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Register your commercial lease to be enforceable against third parties!

If you’re a tenant or landlord and would like your lease to be made enforceable against third parties such as, future buyers of the property or mortgage creditors, it is recommended that your lease be registered on the title!

This article on the technicalities and methods of publishing a commercial lease. 

In Québec, the legal concepts applicable to leasing are found in the provisions of the Civil Code of Québec (CCQ). Leases of either movable or immovable property can be published, as specific rules apply to each of these categories of property. 

It is noteworthy to mention that the nature of leasing has been legally defined as a personal right and the publication of such right is made possible by section 2938 al. 3 CCQ.

The publication of a lease on movable property will be published in the Register of Personal and Movable Real Rights, as the lease of an immovable property will be registered in the Land Register, as provided by section 2970 CCQ.

For a commercial lease to be registered in Québec, section 2981 CCQ provides that such registration must include the description of the property concerned and the particulars prescribed by law, such as the cadastral information of the leased premises.

An application for registration of a commercial lease can occur in many ways as stated at section 2982 CCQ. 

The first method of registering a lease is by presenting the lease in full. In this context, if the lease is presented in full, section 2995 CCQ provides that it must be signed before a Québec notary or it can be signed before two witnesses one of which is under oath. If the lease is certified by a notary, the notary shall first verify the identity, status and capacity of the parties to the lease. Thus, the notary who drew up the lease may produce an excerpt of the lease and omit to produce the sensitive details of the lease, such as the rent and other particulars that the parties wish to not make public. On the other hand, if the lease is not notarized, the lease must be registered in full without omitting to include any sensitive information.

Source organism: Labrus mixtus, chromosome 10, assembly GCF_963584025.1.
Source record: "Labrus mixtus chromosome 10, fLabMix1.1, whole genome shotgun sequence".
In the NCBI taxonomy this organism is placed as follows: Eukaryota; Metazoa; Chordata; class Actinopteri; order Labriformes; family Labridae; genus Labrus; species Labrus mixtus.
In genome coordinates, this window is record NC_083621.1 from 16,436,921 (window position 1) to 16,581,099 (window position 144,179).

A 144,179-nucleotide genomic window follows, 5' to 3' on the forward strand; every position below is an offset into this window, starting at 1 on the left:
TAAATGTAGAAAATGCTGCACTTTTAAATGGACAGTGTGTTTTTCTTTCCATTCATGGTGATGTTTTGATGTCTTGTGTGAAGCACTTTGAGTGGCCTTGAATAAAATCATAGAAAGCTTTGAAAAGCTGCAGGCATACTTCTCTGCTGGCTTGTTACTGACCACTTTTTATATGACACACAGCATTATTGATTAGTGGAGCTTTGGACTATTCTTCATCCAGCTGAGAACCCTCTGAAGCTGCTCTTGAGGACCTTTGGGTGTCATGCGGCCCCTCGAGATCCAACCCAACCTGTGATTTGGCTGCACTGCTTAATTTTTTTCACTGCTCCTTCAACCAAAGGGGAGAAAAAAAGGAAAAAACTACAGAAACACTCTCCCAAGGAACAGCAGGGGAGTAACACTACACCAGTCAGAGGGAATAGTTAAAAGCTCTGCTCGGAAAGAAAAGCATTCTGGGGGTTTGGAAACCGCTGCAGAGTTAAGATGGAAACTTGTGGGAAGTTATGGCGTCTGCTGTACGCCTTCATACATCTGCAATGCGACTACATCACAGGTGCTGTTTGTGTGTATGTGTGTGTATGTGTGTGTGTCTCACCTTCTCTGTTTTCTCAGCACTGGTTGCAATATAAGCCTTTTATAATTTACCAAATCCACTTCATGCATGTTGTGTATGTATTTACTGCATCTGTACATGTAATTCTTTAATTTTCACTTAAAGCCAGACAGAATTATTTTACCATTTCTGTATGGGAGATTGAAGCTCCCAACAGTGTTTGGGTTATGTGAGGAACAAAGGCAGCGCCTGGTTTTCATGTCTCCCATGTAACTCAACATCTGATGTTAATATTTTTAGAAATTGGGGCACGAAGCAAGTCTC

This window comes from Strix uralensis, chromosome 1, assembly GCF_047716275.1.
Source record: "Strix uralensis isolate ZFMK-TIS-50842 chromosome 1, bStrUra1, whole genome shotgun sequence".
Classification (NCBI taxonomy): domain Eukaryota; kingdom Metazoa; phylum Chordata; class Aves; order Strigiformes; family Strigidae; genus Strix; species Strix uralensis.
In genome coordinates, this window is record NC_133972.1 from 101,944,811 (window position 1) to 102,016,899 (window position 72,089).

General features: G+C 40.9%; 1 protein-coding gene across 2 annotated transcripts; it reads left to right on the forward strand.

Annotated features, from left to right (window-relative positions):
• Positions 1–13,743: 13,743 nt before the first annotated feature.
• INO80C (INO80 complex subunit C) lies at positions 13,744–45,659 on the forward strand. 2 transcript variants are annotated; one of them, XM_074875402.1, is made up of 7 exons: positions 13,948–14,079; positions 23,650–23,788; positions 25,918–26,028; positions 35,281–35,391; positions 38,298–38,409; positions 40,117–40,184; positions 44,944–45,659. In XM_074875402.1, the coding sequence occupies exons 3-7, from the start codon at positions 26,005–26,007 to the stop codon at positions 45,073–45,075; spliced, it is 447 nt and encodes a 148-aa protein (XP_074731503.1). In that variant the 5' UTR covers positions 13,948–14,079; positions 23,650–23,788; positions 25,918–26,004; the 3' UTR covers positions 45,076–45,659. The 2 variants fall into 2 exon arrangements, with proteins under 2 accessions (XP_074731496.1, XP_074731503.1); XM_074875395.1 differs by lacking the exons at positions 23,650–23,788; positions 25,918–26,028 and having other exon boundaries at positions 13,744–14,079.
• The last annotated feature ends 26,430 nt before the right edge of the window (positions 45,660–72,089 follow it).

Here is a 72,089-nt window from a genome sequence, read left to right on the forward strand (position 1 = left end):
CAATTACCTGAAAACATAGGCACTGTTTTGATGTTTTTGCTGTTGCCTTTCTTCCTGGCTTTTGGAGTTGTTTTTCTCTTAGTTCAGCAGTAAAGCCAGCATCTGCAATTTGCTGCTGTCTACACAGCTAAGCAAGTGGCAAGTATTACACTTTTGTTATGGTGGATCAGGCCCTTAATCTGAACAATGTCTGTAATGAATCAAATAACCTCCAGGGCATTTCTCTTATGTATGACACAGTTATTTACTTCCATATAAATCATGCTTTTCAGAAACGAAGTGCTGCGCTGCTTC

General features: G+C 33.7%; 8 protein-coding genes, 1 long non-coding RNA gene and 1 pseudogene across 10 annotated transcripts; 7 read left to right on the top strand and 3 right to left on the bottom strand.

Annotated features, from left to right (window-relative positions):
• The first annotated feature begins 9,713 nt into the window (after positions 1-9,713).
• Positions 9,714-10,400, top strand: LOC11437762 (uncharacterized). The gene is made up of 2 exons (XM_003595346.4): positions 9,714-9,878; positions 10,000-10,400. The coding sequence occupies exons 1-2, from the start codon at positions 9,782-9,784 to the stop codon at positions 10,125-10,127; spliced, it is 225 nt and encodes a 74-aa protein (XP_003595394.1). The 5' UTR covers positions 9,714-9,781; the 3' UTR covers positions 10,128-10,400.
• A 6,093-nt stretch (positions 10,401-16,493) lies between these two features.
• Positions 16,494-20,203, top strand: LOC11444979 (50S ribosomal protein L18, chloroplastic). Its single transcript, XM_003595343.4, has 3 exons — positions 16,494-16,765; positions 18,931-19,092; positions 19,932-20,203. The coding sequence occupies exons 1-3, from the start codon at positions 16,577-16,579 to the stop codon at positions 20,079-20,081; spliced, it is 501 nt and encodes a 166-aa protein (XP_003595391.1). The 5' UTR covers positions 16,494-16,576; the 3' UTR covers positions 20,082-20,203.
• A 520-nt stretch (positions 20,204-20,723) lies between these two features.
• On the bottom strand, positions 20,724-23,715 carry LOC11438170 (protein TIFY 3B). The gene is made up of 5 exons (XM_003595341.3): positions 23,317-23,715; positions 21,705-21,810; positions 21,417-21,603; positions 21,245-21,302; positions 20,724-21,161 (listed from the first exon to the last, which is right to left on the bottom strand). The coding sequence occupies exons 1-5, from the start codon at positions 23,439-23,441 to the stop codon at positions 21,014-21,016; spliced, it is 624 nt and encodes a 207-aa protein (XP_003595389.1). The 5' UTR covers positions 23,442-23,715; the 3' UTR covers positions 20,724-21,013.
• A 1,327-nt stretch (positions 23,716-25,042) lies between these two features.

Secondly, a commercial lease may be registered by presenting a summary of its contents. This manner of registration requires parties to disclose all sensitive information in the lease, as well as presenting the lease itself so that it can be consulted and conserved. Therefore, this manner of registration presents the issue of having to disclose all information.

Thirdly, one can register a commercial lease by means of providing a notice, as stated in section 2999.1 CCQ. Most commercial leases are registered in this manner as the content of the notice is set out to ensure the confidentiality of financial information. The content of such notice must include specific information required by law such as, the identity of the landlord and tenant, the description of the property in which the leased premises are located, the date the lease comes into effect, the date of termination of the lease, the rights regarding the renewal of the lease, etc. This notice must additionally be certified by a notary or a lawyer.

Lastly, it is important to note that section 2936 CCQ prohibits the rights of parties to contract out of their right to register their commercial leases. Therefore, the landlord can no longer restrict the tenant’s right from doing so.